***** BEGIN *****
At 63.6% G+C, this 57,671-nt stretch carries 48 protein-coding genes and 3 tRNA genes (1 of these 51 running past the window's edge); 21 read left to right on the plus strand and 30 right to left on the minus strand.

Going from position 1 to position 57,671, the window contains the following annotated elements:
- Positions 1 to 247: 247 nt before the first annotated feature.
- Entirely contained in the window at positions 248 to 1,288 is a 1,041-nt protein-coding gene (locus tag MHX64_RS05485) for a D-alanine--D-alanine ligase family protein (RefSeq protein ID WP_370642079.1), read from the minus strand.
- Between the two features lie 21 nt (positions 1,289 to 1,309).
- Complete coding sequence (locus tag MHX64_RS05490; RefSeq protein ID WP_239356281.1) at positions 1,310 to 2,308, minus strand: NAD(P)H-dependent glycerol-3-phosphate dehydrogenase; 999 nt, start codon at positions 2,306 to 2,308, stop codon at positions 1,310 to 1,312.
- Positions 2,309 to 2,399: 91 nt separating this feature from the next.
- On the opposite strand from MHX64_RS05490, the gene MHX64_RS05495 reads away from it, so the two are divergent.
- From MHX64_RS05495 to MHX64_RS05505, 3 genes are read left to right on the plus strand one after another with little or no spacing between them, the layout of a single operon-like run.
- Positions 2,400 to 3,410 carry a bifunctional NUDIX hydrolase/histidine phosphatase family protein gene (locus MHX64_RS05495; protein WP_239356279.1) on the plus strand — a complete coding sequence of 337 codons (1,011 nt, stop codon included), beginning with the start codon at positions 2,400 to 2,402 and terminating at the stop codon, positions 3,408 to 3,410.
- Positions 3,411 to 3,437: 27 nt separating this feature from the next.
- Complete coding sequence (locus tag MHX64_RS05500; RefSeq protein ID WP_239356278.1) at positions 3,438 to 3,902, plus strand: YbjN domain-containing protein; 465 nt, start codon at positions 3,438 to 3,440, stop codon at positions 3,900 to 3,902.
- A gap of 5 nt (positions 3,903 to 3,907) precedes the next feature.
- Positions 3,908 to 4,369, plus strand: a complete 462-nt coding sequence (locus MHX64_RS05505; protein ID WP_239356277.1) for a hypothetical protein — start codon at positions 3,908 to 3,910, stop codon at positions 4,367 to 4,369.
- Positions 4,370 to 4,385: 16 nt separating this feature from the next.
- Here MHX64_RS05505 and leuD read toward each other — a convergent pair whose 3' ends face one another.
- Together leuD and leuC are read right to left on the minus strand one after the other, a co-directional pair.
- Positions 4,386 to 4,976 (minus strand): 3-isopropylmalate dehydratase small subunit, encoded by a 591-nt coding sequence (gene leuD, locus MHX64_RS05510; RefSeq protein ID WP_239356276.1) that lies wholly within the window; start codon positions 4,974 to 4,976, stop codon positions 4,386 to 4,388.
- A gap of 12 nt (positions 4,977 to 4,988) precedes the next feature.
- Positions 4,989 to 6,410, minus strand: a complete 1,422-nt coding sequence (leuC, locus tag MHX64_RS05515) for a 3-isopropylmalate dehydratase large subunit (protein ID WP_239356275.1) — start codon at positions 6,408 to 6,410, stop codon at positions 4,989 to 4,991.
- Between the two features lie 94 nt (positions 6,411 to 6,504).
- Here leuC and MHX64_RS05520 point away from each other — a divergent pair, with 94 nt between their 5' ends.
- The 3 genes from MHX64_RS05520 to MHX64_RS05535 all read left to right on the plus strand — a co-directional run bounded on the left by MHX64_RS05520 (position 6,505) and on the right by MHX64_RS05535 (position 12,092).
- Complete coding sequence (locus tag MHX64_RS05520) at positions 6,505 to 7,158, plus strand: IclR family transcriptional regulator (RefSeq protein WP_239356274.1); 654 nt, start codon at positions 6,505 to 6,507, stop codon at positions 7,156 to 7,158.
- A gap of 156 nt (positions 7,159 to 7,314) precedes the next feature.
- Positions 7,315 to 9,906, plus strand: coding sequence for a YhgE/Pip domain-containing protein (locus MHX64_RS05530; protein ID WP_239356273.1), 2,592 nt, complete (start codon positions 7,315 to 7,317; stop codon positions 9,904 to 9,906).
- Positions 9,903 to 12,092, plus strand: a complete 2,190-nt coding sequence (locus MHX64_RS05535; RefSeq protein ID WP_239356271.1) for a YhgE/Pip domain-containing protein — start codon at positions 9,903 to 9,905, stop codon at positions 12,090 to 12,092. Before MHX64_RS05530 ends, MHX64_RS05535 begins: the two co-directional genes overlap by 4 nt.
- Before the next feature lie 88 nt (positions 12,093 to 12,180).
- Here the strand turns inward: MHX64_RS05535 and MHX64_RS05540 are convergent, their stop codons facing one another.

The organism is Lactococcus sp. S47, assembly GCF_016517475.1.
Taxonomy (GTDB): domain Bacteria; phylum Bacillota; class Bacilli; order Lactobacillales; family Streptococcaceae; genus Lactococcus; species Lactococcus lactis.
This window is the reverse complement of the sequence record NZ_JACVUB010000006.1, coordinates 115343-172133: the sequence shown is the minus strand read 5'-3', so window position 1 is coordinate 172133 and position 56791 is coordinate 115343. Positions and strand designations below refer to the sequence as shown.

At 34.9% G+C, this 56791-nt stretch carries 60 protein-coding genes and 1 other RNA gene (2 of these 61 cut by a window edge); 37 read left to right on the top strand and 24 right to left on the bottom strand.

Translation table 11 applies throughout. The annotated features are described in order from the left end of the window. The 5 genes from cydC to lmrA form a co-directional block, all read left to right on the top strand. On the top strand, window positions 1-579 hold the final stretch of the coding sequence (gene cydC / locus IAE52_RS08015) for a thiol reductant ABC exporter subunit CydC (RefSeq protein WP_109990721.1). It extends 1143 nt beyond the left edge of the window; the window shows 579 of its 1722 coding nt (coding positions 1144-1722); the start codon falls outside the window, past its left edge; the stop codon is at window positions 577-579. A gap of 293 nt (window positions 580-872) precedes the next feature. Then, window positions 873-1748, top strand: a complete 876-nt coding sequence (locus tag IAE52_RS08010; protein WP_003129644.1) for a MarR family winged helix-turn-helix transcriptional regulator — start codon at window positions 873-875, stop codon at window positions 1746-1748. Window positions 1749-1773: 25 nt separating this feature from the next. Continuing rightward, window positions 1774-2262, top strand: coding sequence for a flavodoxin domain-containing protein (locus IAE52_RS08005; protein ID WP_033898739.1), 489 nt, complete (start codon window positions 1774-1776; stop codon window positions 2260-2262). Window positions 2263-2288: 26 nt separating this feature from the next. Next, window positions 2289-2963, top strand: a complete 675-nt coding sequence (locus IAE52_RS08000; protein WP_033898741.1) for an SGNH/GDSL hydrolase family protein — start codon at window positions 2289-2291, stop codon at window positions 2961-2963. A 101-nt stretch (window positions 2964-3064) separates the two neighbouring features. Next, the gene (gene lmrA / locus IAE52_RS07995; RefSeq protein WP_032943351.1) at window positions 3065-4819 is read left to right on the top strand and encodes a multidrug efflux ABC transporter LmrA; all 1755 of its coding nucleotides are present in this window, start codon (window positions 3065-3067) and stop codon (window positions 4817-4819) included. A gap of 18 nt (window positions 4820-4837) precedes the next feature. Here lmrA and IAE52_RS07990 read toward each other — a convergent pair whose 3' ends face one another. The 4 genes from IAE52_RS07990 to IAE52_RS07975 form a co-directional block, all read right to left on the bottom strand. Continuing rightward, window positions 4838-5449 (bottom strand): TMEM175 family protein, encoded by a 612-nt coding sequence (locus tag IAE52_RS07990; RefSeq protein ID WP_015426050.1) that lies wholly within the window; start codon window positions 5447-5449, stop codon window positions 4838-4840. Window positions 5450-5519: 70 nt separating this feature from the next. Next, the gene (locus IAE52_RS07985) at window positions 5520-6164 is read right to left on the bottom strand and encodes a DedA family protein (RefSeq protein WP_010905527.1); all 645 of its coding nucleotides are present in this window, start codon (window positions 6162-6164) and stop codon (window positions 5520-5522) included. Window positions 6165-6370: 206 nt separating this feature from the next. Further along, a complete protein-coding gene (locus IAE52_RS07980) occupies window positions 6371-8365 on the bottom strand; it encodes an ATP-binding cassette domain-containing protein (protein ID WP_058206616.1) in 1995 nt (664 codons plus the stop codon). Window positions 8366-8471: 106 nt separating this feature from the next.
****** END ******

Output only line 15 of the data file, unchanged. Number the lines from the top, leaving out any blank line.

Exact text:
- Positions 4,370 to 4,385: 16 nt separating this feature from the next.